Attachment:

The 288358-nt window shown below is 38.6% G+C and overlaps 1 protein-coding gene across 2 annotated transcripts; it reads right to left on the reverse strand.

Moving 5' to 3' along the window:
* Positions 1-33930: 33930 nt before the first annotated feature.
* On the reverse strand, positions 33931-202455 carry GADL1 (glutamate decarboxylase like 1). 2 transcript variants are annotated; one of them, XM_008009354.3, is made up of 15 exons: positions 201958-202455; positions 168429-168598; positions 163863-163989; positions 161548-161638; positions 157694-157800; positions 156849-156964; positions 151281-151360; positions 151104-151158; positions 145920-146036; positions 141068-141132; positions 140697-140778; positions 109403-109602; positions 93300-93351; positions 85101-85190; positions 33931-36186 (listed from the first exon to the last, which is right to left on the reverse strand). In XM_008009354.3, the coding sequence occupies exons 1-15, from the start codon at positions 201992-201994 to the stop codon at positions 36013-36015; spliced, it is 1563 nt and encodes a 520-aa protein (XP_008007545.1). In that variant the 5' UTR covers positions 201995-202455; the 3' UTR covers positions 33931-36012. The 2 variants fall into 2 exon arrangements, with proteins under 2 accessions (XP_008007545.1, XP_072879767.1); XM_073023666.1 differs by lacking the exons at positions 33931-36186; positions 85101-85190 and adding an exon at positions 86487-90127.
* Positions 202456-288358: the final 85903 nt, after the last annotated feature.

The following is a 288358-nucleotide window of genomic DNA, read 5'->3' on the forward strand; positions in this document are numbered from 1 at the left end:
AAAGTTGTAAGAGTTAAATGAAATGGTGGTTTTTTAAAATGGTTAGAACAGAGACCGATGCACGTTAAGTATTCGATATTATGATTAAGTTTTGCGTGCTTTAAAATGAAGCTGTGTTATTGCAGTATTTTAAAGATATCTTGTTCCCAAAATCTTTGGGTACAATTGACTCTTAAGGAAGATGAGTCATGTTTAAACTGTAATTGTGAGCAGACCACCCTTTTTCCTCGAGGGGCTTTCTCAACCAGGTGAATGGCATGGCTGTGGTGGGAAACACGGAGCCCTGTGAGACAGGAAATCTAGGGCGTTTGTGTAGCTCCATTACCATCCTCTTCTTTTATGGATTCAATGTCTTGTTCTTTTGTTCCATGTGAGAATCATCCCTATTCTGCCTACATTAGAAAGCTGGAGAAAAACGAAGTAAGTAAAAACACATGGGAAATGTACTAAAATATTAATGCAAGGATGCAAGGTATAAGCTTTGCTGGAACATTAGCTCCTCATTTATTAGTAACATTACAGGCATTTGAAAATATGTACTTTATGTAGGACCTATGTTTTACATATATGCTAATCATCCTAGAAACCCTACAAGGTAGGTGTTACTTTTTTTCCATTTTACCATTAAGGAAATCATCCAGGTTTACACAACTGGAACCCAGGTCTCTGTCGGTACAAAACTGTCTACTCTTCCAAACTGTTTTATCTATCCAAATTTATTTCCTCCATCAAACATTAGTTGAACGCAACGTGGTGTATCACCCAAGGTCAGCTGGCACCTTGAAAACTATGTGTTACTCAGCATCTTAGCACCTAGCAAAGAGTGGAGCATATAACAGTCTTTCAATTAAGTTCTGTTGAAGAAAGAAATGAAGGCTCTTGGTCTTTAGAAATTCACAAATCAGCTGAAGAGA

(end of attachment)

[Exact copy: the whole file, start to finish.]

The 288358-nt window shown below is 38.6% G+C and overlaps 1 protein-coding gene across 2 annotated transcripts; it reads right to left on the reverse strand.

Moving 5' to 3' along the window:
* Positions 1-33930: 33930 nt before the first annotated feature.
* On the reverse strand, positions 33931-202455 carry GADL1 (glutamate decarboxylase like 1). 2 transcript variants are annotated; one of them, XM_008009354.3, is made up of 15 exons: positions 201958-202455; positions 168429-168598; positions 163863-163989; positions 161548-161638; positions 157694-157800; positions 156849-156964; positions 151281-151360; positions 151104-151158; positions 145920-146036; positions 141068-141132; positions 140697-140778; positions 109403-109602; positions 93300-93351; positions 85101-85190; positions 33931-36186 (listed from the first exon to the last, which is right to left on the reverse strand). In XM_008009354.3, the coding sequence occupies exons 1-15, from the start codon at positions 201992-201994 to the stop codon at positions 36013-36015; spliced, it is 1563 nt and encodes a 520-aa protein (XP_008007545.1). In that variant the 5' UTR covers positions 201995-202455; the 3' UTR covers positions 33931-36012. The 2 variants fall into 2 exon arrangements, with proteins under 2 accessions (XP_008007545.1, XP_072879767.1); XM_073023666.1 differs by lacking the exons at positions 33931-36186; positions 85101-85190 and adding an exon at positions 86487-90127.
* Positions 202456-288358: the final 85903 nt, after the last annotated feature.

The following is a 288358-nucleotide window of genomic DNA, read 5'->3' on the forward strand; positions in this document are numbered from 1 at the left end:
AAAGTTGTAAGAGTTAAATGAAATGGTGGTTTTTTAAAATGGTTAGAACAGAGACCGATGCACGTTAAGTATTCGATATTATGATTAAGTTTTGCGTGCTTTAAAATGAAGCTGTGTTATTGCAGTATTTTAAAGATATCTTGTTCCCAAAATCTTTGGGTACAATTGACTCTTAAGGAAGATGAGTCATGTTTAAACTGTAATTGTGAGCAGACCACCCTTTTTCCTCGAGGGGCTTTCTCAACCAGGTGAATGGCATGGCTGTGGTGGGAAACACGGAGCCCTGTGAGACAGGAAATCTAGGGCGTTTGTGTAGCTCCATTACCATCCTCTTCTTTTATGGATTCAATGTCTTGTTCTTTTGTTCCATGTGAGAATCATCCCTATTCTGCCTACATTAGAAAGCTGGAGAAAAACGAAGTAAGTAAAAACACATGGGAAATGTACTAAAATATTAATGCAAGGATGCAAGGTATAAGCTTTGCTGGAACATTAGCTCCTCATTTATTAGTAACATTACAGGCATTTGAAAATATGTACTTTATGTAGGACCTATGTTTTACATATATGCTAATCATCCTAGAAACCCTACAAGGTAGGTGTTACTTTTTTTCCATTTTACCATTAAGGAAATCATCCAGGTTTACACAACTGGAACCCAGGTCTCTGTCGGTACAAAACTGTCTACTCTTCCAAACTGTTTTATCTATCCAAATTTATTTCCTCCATCAAACATTAGTTGAACGCAACGTGGTGTATCACCCAAGGTCAGCTGGCACCTTGAAAACTATGTGTTACTCAGCATCTTAGCACCTAGCAAAGAGTGGAGCATATAACAGTCTTTCAATTAAGTTCTGTTGAAGAAAGAAATGAAGGCTCTTGGTCTTTAGAAATTCACAAATCAGCTGAAGAGA